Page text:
Presentation on theme: "Nasopharyngeal Angiofibroma: l Juvenile Nasopharyngeal Angiofibroma (JNA) l highly vascular benign yet unencapsulated tumor of adolescent males."— Presentation transcript:
Nasopharyngeal Angiofibroma: l Juvenile Nasopharyngeal Angiofibroma (JNA) l highly vascular benign yet unencapsulated tumor of adolescent males.
l Frequency: JNA accounts for 0.05% of all head and neck tumors. l Sex: JNA occurs exclusively in males. l Age: range is 7-19 years. JNA is rare in patients older than 25 years l Etiology: A hormonal theory has been suggested due to the lesion's occurrence in adolescent males.
l Pathophysiology: The tumor starts adjacent to the sphenopalatine foramen. Large tumors frequently are bilobed or dumbbell-shaped, with one portion of the tumor filling the nasopharynx and the other portion extending to the pterygopalatine fossa.
l Clinical: Symptoms: l Nasal obstruction (80-90%): l Epistaxis (45-60%): l Headache (25%): l Facial swelling (10-18%) l Other symptoms include unilateral rhinorrhea, anosmia, hyposmia, rhinolalia, deafness, otalgia, swelling of the palate, and deformity of the cheek.
Signs: l Nasal mass (80%) l Orbital mass (15%) l Proptosis (10-15%) l Other signs may include -Serous otitis due to eustachian tube blockage. -Zygomatic swelling and trismus denote spread of the tumor to the infratemporal fossa.
Differentials: l Other causes of nasal obstruction, (eg, nasal polyps, antrochoanal polyp, teratoma, encephalocele, dermoids, inverting papilloma, rhabdomyosarcoma, squamous cell carcinoma) l Other causes of epistaxis, systemic or local l Other causes of proptosis or orbital swelling
Medical therapy: l Surgical therapy l Hormonal therapy l Radiotherapy Biopsy is prohibited because of severe bleeding
Anatomy l Anteriorly -- nasal cavity l Posteriorly -- skull base and vertebral bodies l Inferiorly -- oropharynx and soft palate l Laterally -- –Eustachian tubes and tori –Fossa of Rosenmuller - most common location
Anatomy l Close association with skull base foramen l Mucosa –Epithelium - tissue of origin of NPC Stratified squamous epithelium Pseudostratified columnar epithelium –Salivary, Lymphoid structures
Epidemiology l Chinese native ( 广东，广西。湖南，福建） l > Chinese immigrant > North American nativeBoth genetic and environmental factors l Genetic –HLA histocompatibility loci possible markers
Epidemiology l Environmental –Viruses EBV- well documented viral “fingerprints” in tumor cells and also anti-EBV serologies with WHO type II and III NPC HPV - possible factor in WHO type I lesions –Nitrosamines - salted fish –Others - chronic nasal infection, poor hygiene, poor ventilation
Clinical Presentation l Often subtle initial symptoms 1. unilateral HL (SOM) 2. epistaxis 3. painless, slowly enlarging neck mass Larger lesions 4. nasal obstruction 5. cranial nerve involvement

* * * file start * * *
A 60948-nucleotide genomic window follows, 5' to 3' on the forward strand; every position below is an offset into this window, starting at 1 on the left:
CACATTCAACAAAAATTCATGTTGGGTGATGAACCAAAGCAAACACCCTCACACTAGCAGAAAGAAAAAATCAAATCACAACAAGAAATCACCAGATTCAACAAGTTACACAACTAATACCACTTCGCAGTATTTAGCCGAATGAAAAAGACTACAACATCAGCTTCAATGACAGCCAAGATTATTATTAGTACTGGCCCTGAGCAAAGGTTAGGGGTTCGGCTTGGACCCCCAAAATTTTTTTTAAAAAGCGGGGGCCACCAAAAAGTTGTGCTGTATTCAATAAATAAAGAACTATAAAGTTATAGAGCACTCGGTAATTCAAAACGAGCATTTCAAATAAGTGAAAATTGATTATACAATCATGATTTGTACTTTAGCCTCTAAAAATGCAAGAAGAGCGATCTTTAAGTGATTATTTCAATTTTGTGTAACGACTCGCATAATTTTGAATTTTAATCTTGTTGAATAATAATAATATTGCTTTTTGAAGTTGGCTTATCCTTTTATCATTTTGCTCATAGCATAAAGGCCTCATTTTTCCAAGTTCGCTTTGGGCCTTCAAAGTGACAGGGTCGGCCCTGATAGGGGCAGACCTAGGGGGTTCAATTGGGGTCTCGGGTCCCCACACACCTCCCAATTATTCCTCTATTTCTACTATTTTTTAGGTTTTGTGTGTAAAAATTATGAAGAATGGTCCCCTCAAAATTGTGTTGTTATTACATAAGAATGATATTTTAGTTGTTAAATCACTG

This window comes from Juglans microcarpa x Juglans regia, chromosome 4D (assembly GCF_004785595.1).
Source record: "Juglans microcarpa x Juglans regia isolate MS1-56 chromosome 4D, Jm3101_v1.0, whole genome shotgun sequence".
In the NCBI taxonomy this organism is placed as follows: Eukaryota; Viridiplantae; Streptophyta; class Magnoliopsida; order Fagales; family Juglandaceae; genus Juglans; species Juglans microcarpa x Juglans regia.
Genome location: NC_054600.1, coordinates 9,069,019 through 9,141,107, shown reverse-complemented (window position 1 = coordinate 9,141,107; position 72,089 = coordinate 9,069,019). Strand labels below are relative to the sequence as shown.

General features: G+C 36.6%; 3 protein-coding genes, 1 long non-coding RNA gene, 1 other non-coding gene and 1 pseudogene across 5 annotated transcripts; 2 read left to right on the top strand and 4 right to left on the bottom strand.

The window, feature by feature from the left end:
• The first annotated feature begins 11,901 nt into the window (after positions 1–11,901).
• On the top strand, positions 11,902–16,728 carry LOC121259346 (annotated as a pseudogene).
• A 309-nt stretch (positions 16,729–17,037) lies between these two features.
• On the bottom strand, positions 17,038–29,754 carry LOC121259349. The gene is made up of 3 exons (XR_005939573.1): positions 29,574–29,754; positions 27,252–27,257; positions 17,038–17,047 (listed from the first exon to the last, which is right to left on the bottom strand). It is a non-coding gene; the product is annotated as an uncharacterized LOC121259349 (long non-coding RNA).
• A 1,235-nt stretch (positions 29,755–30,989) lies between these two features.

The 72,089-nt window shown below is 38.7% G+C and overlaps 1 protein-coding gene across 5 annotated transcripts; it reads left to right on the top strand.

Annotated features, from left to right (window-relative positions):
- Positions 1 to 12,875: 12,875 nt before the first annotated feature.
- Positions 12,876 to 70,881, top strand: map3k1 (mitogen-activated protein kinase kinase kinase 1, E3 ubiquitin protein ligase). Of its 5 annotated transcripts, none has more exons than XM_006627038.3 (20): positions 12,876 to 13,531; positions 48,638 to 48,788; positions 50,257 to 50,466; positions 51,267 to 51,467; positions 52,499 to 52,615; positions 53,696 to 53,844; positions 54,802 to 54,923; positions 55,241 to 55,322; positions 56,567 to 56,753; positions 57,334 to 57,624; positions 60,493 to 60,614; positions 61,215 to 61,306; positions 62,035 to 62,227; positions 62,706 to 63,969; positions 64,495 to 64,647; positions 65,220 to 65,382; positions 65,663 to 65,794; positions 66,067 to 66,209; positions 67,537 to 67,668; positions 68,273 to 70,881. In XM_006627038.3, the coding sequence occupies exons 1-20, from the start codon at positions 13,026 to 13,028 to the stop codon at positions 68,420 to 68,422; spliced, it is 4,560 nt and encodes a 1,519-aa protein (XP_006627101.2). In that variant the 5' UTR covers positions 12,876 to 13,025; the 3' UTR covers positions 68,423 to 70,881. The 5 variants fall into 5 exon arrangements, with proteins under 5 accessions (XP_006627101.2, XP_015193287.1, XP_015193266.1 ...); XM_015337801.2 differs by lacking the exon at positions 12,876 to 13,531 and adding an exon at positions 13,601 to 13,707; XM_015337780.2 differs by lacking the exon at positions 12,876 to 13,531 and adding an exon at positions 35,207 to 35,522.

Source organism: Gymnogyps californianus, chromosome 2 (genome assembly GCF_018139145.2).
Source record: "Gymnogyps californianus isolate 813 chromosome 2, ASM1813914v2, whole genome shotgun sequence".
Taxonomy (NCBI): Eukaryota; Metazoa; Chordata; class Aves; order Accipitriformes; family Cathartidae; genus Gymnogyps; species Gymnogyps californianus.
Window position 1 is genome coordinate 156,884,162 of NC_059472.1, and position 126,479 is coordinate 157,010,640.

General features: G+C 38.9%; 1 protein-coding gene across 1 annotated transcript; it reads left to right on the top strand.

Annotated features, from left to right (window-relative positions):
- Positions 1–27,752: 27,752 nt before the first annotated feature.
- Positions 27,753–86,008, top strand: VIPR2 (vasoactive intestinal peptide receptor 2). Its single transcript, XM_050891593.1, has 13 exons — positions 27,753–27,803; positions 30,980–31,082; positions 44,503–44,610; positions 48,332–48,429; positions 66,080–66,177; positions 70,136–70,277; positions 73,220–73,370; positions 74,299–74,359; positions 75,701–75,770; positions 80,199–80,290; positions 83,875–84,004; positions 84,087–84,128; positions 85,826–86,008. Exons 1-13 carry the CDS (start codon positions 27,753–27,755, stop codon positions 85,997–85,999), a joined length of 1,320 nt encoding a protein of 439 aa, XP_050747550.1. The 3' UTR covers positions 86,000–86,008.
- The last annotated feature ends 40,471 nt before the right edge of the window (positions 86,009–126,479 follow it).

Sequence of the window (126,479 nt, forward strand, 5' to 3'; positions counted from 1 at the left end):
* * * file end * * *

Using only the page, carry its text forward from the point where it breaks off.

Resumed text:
Clinical Presentation l Xerophthalmia - greater sup. petrosal n l Facial pain - Trigeminal n. l Diplopia - CN VI l Ophthalmoplegia - CN III, IV, and VI –cavernous sinus or superior orbital fissure l Horner’s syndrome - cervical sympathetics l CN’s IX, X, XI, XII - extensive skull base
Clinical Presentation l Nasopharyngeal examination –Fossa of Rosenmuller most common location
l Regional spread –Usually ipsilateral first but bilateral not uncommon l Distant spread - rare (<3%), lungs, liver, bones
Radiological evaluation l Contrast CT with bone and soft tissue windows –imaging tool of choice for NPC l MRI –soft tissue involvement, recurrences l Chest CT, bone scans
l TNM classification l Class 0: T is N 0 M 0 l Class I: T 1 N 0 M 0 l Class II A: T 2a N 0 M 0 l Class II B: T 1 N 1 M 0 ; T 2a N 1 M 0 ; T 2b N 0, N 1 M 0 l Class III: T 1 N 2 M 0 ; T 2a, T 2b N 1 M 0 ; T 3 N 0, N 1, N 2 M 0
l Class IV A: T 4 N 0, N 1, N 2 M 0 l Class IV B: any T N 3 M 0 l Class IV C: any T any N M 1
Treatment l External beam radiation –Dose: cGy l Adjuvant brachytherapy –mainly for residual/recurrent disease
Treatment Surgical management l Mainly diagnostic - Biopsy l Surgical treatment –primary lesion –regional failure with local control
Treatment Surgical management l Primary lesion –consider for residual or recurrent disease –approaches infratemporal fossa transparotid temporal bone approach transmaxillary transmandibular transpalatal
Treatment Surgical management l Regional disease –Neck dissection may offer improved survival compared to repeat radiation of the neck
Treatment l Chemotherapy l Immunotherapy
Congenital tonsillar masses l Teratoma l Hemangioma l Lymphangioma l Cystic hygroma
l Treatment: l Laser therapy l Surgery
Malignant Neoplasms l Most common is lymphoma l Non-Hodgkin’s lymphoma l Rapid unilateral tonsillar enlargement associated with cervical lymphadenopathy and systemic symptoms
l Treatment l Radiotherapy and chemical therapy